USMCA: ruling and background of the panel on automotive rules of origin

Mexico and Canada won a dispute settlement panel against the United States regarding automotive rules of origin under the USMCA.

On August 20, 2021, the government of Mexico filed a request for consultations with the United States under Chapter 31 (Dispute Settlement) of the Agreement between the United Mexican States, the United States of America and Canada (USMCA).

Specifically, the request was filed with respect to the application and interpretation by the United States of Articles 3 (Regional Value Content for Passenger Vehicles, Light Trucks, and Parts Thereof) and 8 (Transitions) of the Appendix to Annex 4-B (Provisions Relating to Product-Specific Rules of Origin for Automotive Goods) and paragraph 4 of Article 4.5 (Regional Value Content) of the USMCA.

In particular, Mexico argued that the requirements established by the United States to calculate the Regional Value Content (RVC) of passenger vehicles, light trucks and their parts, did not correspond to the provisions of the USMCA.

Mexico considered that the various provisions of the Appendix to Annex 4-B of the USMCA give automobile producers different methodologies that allow them to consider non-originating parts and components in the calculation of the RVC, and thus ensure that the vehicle is considered originating for purposes of obtaining the tariff benefits of the Agreement.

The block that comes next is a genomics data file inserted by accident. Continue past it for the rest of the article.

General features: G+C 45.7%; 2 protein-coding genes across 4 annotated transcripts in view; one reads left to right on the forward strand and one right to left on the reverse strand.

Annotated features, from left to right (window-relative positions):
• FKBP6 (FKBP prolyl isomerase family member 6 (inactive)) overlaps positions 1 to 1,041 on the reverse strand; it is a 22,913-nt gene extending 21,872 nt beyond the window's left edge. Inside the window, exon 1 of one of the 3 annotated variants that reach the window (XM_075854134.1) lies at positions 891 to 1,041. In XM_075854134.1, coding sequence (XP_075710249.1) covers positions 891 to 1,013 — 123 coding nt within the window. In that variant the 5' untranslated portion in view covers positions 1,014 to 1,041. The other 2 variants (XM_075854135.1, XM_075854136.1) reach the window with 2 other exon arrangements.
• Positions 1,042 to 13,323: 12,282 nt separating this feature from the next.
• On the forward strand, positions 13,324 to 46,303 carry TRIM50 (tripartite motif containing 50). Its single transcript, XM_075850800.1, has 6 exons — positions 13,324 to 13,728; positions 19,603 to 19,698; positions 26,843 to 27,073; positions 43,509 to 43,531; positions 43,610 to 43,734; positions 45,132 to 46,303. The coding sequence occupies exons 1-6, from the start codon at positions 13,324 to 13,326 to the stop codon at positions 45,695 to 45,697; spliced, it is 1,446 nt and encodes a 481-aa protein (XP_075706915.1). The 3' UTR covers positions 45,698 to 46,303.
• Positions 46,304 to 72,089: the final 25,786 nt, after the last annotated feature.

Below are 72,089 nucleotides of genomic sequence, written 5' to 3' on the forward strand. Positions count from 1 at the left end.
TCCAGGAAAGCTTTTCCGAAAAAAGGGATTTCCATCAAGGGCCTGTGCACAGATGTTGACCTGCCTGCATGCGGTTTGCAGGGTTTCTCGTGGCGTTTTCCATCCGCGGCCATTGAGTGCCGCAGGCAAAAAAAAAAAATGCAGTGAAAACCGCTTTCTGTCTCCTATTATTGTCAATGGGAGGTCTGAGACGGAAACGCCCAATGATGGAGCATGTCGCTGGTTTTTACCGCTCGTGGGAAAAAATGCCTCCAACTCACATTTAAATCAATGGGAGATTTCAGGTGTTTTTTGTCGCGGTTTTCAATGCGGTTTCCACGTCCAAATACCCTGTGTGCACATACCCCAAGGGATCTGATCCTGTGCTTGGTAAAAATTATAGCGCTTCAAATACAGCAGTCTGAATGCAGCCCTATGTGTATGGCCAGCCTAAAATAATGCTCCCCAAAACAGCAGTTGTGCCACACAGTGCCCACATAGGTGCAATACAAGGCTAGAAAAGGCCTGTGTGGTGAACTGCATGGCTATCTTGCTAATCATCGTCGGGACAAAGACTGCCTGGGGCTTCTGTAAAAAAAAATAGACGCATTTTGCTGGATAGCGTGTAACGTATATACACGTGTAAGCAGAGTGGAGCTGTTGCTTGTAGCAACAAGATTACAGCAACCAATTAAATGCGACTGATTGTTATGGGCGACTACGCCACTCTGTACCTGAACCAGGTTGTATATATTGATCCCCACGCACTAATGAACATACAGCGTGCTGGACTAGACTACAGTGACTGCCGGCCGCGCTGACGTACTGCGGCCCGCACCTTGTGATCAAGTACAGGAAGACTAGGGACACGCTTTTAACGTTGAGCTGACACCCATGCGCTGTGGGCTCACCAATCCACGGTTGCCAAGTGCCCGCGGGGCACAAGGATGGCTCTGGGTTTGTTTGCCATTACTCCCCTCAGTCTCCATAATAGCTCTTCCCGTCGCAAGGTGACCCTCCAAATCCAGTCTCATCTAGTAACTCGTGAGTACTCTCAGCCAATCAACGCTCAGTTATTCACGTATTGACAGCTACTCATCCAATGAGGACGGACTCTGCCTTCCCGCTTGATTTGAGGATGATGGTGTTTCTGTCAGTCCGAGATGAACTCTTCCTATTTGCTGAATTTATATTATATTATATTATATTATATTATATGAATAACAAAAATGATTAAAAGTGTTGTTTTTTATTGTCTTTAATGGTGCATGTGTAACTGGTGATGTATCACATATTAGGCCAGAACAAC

The United States does not agree with this position.


The Mexican government then filed on January 6, 2022 a request for the establishment of a panel, in order for the panel to examine the matter in question and decide on the dispute.

Canada then requested to join as a co-complainant on January 13, 2022.

On January 11, 2023, the Final Report of the Panel was published setting out the Panel’s interpretation of the automotive rules of origin provisions.

The USMCA rules are considerably stricter than any other automotive rules of origin applied in any free trade agreement.

The USMCA rules are considerably stricter than any other automotive rules of origin applied in any free trade agreement.

In Mexico, the Mexican Automotive Industry Association (AMIA) had expressed prior to the ruling to be «deeply» concerned about the interpretation given by the U.S. government with respect to the calculation of the regional content value for passenger cars and light trucks under the T-MEC’s product-specific rules of origin for automotive products and its clarification in the Uniform Regulations for the T-MEC.


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